There is a rising school of thought in this country that decrees that once you have a kids, your life is basically over. I don’t mean “your life is over” in the sense that mine is in that’s it’s difficult to go out more than occasionally and I spend a lot of non-work time attending my kids. I mean “your life is over” in that you must spend every single second watching and guarding your kids; that you can not let them out of your sight for a single moment; that you must be constantly paranoid about anything and everything that could happen; that you can never ever leave them to their own devices.
Lately, this mentality has been trickling into public law. There was the Texas mom who was arrested because her 6- and 9-year old were playing in the street outside her house. And now this helicopter parent mentality is being codified into law:
In an appeals court decision last week, three judges ruled that a mother who left her toddler sleeping in his car seat while she went into a store for five to 10 minutes was indeed guilty of abuse or neglect for taking insufficient care to protect him from harm.
Not that the child came to any harm; he seems to have slept through the whole non-incident.
But when the mom emerged from the store, she was confronted by cops, who’d been summoned by a mall guard when he noticed the sleeping child.
She was arrested and placed on the child-abuse registry — even though a Division of Child Protection and Permanency agent visited her home that day and found the kids well cared for.
If this had been the law back when I was a kid, Rahelen Skenazy — the lady who loves me more than the stars — would be on that registry. And since she had me wait in the car more than once, the state might have even placed me in foster care. That’s the threat that looms over anyone found guilty of neglect.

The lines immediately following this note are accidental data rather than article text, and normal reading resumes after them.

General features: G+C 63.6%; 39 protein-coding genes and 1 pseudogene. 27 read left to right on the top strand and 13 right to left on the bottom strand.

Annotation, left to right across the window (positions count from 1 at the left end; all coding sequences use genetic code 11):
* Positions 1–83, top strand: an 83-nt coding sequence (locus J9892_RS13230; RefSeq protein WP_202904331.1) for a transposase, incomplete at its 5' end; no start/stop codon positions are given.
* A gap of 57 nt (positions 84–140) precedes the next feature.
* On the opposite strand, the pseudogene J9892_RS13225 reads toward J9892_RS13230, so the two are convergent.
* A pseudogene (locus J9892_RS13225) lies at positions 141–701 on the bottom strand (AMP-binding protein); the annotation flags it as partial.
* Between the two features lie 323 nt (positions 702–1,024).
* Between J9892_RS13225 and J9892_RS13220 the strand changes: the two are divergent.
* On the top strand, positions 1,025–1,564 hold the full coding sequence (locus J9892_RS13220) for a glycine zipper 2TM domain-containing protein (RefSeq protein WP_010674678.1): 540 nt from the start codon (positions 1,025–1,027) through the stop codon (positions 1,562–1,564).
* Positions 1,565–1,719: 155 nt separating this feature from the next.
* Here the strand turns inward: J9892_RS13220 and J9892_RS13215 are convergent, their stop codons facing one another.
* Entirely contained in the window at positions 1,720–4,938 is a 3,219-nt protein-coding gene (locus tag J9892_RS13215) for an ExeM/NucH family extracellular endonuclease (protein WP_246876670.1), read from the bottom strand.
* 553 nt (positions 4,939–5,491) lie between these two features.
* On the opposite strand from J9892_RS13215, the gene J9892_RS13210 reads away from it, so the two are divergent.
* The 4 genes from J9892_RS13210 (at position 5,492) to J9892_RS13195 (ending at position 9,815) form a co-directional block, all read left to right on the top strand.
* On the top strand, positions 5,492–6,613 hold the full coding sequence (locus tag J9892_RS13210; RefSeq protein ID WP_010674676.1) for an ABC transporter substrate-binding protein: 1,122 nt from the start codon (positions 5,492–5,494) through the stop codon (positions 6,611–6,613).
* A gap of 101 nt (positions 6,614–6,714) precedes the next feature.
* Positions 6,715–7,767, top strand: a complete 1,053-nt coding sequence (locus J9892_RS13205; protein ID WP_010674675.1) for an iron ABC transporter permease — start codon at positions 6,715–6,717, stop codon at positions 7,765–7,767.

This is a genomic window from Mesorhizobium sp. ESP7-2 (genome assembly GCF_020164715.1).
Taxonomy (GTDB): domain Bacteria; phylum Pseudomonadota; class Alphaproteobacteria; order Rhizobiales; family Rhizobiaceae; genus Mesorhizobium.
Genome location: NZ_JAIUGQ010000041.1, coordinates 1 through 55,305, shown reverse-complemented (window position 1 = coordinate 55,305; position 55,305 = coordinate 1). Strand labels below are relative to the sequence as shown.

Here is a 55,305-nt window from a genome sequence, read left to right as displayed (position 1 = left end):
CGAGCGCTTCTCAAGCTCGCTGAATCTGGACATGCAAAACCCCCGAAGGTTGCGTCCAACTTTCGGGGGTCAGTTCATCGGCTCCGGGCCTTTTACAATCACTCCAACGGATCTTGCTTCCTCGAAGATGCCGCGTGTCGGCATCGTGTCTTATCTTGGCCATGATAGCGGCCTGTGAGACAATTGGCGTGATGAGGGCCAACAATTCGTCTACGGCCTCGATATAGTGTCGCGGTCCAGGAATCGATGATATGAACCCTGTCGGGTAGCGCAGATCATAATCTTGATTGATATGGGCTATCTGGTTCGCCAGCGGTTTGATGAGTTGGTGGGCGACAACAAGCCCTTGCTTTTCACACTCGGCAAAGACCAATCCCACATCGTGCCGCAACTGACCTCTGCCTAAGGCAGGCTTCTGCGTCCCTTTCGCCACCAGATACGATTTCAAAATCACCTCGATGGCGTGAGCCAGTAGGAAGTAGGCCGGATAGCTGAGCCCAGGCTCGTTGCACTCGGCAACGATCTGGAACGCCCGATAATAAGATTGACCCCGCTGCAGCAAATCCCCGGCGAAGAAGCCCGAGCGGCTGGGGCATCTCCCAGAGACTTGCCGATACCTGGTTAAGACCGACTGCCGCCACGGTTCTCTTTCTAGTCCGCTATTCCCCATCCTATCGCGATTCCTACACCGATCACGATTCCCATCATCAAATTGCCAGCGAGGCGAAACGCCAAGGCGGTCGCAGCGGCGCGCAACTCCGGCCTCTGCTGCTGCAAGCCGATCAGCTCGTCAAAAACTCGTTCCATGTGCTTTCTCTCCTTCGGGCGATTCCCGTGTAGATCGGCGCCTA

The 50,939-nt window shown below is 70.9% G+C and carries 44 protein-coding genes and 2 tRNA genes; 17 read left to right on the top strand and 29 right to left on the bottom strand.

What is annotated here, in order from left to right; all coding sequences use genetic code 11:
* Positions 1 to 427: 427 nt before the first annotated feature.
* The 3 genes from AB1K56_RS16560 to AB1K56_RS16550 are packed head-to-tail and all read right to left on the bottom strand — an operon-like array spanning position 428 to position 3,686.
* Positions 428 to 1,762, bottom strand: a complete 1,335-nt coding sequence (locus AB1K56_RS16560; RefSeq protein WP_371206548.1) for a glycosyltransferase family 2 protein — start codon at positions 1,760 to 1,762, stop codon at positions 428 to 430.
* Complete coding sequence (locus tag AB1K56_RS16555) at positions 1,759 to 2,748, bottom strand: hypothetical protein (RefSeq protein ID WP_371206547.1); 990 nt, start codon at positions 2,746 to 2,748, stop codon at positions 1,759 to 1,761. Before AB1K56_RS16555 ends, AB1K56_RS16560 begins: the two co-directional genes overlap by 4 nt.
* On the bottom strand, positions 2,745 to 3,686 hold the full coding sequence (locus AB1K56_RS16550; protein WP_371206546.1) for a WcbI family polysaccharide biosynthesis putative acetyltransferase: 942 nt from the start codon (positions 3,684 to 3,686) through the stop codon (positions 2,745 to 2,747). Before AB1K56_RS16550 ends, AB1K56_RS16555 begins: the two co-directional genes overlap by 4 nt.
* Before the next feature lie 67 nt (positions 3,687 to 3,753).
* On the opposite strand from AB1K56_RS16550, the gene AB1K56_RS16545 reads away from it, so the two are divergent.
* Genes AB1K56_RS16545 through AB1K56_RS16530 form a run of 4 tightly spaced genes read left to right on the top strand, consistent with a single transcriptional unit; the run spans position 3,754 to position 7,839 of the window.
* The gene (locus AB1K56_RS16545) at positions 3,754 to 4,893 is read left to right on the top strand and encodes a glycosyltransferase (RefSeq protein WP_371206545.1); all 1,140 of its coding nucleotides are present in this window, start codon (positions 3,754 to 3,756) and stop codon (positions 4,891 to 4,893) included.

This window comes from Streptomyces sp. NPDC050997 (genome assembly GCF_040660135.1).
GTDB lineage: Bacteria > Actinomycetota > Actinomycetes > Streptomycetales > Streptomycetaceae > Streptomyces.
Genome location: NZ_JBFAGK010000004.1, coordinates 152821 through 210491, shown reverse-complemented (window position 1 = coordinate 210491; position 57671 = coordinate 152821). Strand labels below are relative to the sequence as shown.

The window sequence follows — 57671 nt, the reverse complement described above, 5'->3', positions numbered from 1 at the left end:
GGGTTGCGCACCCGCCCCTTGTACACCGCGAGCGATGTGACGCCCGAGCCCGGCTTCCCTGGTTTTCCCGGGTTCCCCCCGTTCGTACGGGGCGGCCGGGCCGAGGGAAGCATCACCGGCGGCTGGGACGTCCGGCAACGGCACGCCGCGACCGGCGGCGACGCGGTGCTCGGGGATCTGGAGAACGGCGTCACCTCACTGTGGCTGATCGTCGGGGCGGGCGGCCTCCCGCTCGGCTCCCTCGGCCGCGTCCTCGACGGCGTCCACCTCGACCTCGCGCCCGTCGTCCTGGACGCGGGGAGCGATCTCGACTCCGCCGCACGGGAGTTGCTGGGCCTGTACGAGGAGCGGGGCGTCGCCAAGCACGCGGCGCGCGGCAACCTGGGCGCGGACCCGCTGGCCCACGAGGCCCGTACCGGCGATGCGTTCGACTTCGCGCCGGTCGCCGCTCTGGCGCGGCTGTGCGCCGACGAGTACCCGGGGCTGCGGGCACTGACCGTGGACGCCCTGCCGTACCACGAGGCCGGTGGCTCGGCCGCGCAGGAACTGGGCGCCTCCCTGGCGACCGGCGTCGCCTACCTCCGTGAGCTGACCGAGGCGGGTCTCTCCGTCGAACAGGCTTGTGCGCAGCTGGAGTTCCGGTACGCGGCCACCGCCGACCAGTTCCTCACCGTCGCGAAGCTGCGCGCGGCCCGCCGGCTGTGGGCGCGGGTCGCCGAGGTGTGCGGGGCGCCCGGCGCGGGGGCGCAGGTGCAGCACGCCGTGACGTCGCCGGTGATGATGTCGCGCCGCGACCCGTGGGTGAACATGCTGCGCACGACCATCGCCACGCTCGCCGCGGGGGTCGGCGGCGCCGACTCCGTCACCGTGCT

Look, I don’t want to minimize the danger of children being left in cars. A few years ago, the WaPo ran an award-winning horrific story about parents who forgot their kids were asleep in the back seat and left them there to die in the heat. Every now and then, some mom leaves her kids deliberately in the car and they die. To this day, I always put my laptop bag, groceries or whatever in the back seat just to make sure this doesn’t happen.
But to go to the extreme of saying any parent who leaves a child in car for any length of time is an abuser? On a day when it wasn’t hot? In a safe neighborhood? When crime rates are at their lowest level in 50 years?
This is one of those times I think that CPS and similar authorities have too much time and money on their hands; that there must be too few cases of true horrific abuse if they are going after a woman who left her toddler in the car for five minutes. I understand the concern. I wouldn’t really have a problem if the cops had talked to her and said something like, “look, we can’t be babysitters of the parking lot and make sure that kids are only in there for a few minutes.” But arresting her? Placing her in a child abuse registry (oh, goodie, another registry!)?
Does that sound reasonable?
(H/T: Lenore Skenazy, whose Free Range Kids blog is a must-read.)